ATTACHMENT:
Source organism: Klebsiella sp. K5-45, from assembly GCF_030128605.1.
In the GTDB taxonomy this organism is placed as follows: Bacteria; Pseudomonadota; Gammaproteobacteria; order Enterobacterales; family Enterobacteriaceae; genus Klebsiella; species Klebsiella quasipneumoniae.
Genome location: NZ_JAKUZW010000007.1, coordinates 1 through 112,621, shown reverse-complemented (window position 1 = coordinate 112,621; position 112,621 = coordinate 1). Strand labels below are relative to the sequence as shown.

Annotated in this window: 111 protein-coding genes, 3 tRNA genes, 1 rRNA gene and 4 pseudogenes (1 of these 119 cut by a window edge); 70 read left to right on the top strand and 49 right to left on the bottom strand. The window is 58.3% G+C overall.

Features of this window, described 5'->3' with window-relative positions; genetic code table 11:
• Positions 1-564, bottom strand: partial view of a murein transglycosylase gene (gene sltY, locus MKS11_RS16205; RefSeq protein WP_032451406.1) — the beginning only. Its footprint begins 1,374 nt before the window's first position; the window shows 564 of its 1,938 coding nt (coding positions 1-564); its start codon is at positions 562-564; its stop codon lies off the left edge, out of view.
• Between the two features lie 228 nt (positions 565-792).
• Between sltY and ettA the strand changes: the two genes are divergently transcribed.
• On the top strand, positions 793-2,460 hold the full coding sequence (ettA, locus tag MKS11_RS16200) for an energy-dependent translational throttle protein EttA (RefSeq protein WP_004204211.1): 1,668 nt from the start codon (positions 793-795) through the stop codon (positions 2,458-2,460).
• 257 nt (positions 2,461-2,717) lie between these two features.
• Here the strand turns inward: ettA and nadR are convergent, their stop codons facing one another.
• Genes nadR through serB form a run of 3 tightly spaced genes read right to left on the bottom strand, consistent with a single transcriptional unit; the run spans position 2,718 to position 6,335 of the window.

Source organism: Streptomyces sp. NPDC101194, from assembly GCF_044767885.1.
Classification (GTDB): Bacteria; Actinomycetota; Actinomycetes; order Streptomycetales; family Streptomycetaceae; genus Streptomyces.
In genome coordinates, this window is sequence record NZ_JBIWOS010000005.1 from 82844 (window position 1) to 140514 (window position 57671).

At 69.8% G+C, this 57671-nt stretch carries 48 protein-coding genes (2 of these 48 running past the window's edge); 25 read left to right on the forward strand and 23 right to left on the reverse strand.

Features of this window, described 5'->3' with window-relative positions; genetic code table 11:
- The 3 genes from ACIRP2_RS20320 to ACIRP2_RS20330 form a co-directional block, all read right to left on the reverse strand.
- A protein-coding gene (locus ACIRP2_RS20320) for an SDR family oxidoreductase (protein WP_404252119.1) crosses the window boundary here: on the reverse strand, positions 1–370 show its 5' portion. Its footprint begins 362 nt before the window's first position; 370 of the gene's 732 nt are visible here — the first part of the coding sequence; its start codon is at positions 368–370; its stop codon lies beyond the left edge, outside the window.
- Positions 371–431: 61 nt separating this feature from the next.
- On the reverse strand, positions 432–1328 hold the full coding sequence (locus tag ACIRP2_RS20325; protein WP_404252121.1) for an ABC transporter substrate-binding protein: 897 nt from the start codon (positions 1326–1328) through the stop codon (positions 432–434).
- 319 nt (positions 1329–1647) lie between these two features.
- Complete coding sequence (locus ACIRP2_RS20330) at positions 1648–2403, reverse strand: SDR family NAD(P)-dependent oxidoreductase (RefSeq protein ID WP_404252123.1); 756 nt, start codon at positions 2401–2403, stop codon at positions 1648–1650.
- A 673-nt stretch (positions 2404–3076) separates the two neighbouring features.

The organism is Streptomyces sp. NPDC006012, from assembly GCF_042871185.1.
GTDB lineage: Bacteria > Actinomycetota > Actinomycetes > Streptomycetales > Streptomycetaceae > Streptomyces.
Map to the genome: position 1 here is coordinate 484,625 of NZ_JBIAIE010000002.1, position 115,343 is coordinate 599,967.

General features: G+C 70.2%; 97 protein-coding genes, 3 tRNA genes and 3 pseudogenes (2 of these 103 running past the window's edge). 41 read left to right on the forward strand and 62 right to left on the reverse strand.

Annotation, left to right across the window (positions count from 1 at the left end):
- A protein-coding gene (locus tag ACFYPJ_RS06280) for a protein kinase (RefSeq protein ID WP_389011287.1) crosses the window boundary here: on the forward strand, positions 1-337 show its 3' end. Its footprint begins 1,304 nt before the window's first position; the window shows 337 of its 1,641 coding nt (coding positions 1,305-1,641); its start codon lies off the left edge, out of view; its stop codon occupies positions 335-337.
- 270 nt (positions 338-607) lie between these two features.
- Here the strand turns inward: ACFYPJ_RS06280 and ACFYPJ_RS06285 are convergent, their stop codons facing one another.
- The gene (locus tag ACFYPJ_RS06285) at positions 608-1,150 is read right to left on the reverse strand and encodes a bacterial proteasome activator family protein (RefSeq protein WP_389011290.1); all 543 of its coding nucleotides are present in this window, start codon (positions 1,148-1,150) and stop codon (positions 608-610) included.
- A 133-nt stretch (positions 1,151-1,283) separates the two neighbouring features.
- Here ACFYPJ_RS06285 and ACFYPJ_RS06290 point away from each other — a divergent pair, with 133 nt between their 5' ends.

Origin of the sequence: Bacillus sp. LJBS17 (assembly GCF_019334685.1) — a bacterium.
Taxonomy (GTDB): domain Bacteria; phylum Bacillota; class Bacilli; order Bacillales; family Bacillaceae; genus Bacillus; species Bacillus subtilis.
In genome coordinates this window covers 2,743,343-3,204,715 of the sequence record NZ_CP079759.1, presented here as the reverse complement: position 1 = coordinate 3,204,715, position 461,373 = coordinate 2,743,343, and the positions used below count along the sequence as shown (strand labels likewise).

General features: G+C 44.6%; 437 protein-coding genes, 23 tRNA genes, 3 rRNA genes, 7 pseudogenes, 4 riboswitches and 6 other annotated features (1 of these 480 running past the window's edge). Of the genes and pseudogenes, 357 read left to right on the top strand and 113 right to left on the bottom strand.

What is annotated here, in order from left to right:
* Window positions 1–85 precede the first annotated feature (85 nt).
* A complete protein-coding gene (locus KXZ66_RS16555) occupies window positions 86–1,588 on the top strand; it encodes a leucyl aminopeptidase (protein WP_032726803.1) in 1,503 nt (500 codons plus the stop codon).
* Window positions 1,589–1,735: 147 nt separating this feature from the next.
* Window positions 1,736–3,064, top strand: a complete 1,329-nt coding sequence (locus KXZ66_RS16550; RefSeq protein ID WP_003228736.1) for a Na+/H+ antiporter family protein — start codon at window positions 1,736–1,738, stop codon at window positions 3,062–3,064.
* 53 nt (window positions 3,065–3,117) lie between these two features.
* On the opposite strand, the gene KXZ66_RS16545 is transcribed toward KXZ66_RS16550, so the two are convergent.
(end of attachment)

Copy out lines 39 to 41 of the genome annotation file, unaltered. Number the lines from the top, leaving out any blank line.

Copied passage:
General features: G+C 44.6%; 437 protein-coding genes, 23 tRNA genes, 3 rRNA genes, 7 pseudogenes, 4 riboswitches and 6 other annotated features (1 of these 480 running past the window's edge). Of the genes and pseudogenes, 357 read left to right on the top strand and 113 right to left on the bottom strand.

What is annotated here, in order from left to right:
* Window positions 1–85 precede the first annotated feature (85 nt).